According to Conley, this version is demonstrably false. Among other inconsistencies, Conley notes "there has never been an asylum for the insane in Fairfax County", and that "Lorton Prison didn't come into existence until 1910, and even then it was an arm of the District of Columbia Corrections system, not Virginia's." Moreover, court records show neither a Grifon nor a Wallster.
Cryptozoologist Loren Coleman, on his blog Cryptomundo and in his book Weird Virginia, in a section on the Bunny Man, wrote about a direct association between the legend and that of the Goatman of nearby Maryland.
Colchester Overpass was built in about 1906 near the site of Sangster's Station, a Civil War era railroad station on what was once the Orange and Alexandria Railroad. Because of its association with the legend, the overpass is a popular destination for paranormal enthusiasts (ghost hunters) and curiosity seekers (legend trippers). Interest increases around Halloween, and starting in 2003, local authorities began controlling access to the area during that time. During Halloween 2011, over 200 people, some from as far away as the Pennsylvania–Maryland state line, were turned away during a 14-hour traffic checkpoint into the area. Visitors from outside the area may be unaware that Colchester Overpass is an active intersection of trains and traffic. The railroad tracks overhead are used by trains of Norfolk Southern Railway, Virginia Railway Express (Manassas Line), and Amtrak. Virginia Railway Express and Amtrak together account for 90 trains using the overpass each week. In the vicinity of Colchester Overpass, Colchester Road is narrow and winding, with limited visibility. In Fairfax County, Virginia, it is illegal to trespass on posted railroad tracks and to loiter in a public roadway.
In popular culture
In 2017, Badwolf Brewing Company, of Manassas, Virginia, released their hoppy, red lager known as The Bunny Man in a can that depicted the tunnel, a figure in a bunny suit, and a child holding a red balloon.
The 2017 Amazon original series Lore, based on the podcast of the same name, uses the Bunny Man legend to introduce the second episode of Season 1.
In The Chris Gethard Show episode "Let's Get Scared", host Chris Gethard dresses as the Bunny Man for the full episode.
- "A tale about a tail: Northern Virginia band explores the bloody Bunny Man myth in a new rock opera". Washington Post. Retrieved 2017-01-23.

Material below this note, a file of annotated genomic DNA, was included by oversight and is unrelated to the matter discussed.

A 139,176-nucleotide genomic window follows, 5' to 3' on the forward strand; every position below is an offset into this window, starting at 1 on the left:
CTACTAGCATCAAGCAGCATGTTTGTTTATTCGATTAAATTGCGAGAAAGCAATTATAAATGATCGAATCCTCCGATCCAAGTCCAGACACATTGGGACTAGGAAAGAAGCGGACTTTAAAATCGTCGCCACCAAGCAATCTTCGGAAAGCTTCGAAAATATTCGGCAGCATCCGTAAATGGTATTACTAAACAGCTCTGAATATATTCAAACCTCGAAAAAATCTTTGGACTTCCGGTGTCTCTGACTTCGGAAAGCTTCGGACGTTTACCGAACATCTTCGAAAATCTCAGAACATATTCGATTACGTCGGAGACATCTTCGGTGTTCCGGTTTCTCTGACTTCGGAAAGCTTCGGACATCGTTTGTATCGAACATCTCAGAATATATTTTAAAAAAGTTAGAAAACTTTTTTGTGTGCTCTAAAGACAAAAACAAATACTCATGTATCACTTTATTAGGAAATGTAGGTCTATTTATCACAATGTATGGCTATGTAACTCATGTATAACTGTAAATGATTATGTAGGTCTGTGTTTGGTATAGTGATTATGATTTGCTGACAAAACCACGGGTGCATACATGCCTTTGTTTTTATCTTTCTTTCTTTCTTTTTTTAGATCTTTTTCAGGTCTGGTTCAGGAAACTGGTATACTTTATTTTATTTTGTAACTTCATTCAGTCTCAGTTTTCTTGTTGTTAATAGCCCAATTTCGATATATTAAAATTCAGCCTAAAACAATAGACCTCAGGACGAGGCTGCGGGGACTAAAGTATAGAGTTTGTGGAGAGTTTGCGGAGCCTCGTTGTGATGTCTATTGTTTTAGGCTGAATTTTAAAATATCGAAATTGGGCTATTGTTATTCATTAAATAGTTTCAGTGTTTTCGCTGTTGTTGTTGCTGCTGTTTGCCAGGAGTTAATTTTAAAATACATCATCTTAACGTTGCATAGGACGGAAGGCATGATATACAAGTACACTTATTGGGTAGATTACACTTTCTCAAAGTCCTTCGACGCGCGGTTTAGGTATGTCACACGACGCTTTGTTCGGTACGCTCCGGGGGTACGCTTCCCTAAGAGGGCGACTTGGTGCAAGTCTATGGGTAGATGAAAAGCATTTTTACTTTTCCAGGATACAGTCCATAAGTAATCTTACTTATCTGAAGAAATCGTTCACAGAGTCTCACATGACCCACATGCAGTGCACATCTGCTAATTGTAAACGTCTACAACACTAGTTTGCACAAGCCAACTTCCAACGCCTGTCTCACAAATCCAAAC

- "Antics of 'Bunny Man' Start Police Hopping". The Minneapolis Star. October 31, 1970. p. 31. Retrieved 13 August 2018 – via newspapers.com.
- "The Bunny Man Unmasked - Page 4 - Fairfax County, Virginia". www.fairfaxcounty.gov. Archived from the original on 2017-06-05. Retrieved 21 June 2017.
- "The Bunny Man Unmasked - Page 3 - Fairfax County, Virginia". www.fairfaxcounty.gov. Archived from the original on 2016-08-24. Retrieved 21 June 2017.
- Netherton, Nan and Wykoff, Whitney Von Lake (1995). Fairfax Station All Aboard. Fairfax Station, Virginia: Friends of the Fairfax Station. p. 42.
- Netherton, Nan and Wykoff, Whitney Von Lake (1995). Fairfax Station All Aboard. Fairfax Station, Virginia: Friends of the Fairfax Station. p. 41.
- Varhola, Michael J. (2008). Ghosthunting Virginia (America's Haunted Road Trip). Chapter 2. Bunny Man Bridge (Fairfax Station): Clerisy Press. pp. 15–22. ISBN 1-57860-327-7.
- "Legend Lives on at Bunnyman Bridge". Connection Newspapers. November 4, 2003. Retrieved May 8, 2012.
- Stachyra, Mary C. (November 17, 2011). "Neighbors Find 'Bunnyman Bridge' an Unwelcome Attraction". CentrevillePatch. Archived from the original on November 22, 2011. Retrieved May 8, 2010.
- "Virginia Railway Express Manassas Line Schedule". Virginia Railway Express. Retrieved 2012-04-28.
- Code of Ordinances, Fairfax County Virginia. "Chapter 5 - Offenses, Articles 1 and 4". Fairfax County. Retrieved May 8, 2012.
- Ben Arp - Topic (26 August 2015). "Bunnyman". Retrieved 21 June 2017 – via YouTube.
- "C/A/T - Music To Piss You Off". Discogs. Retrieved 21 June 2017.
- "C/A/T". Discogs. Retrieved 21 June 2017.
- The Bunny Man Unmasked: The Real Life Origins of an Urban Legend from Fairfax County Public Library
- Bunny Man: Artist's Rendition from Braddock Heritage
- Map: Braddock's Historic Sites from Braddock Heritage showing location of Bunny Man incidents
- Mark Moran and Mark Scuerman (2004). Weird U.S. Barnes and Noble. ISBN 0-7607-5043-2.
- the description of "bunny suit" was removed, because it refers to what people wear to protect from biologic contamination, Cleanroom suit.
- Long Live The Bunnyman by Jenny Cutler Lopez in Northern Virginia Magazine (October 2015)
- Tales of The Bunnyman of Northern Virginia from WeirdUS.com
- The Clifton Bunny Man from Castle Of Spirits
- The Legend of the Bunny Man from YouTube.com
- Interview with the Bennetts from YouTube.com
- "Bunny man protects territorial imperative". Ames, Iowa: Ames Daily Tribune. January 2, 1970. p. 4439. Retrieved 13 August 2018 – via newspapers.com.
- ""Bunny Man" Strikes Again in Virginia". McAllen, Texas: The Monitor. November 1, 1970. p. 38. Retrieved 13 August 2018 – via newspapers.com.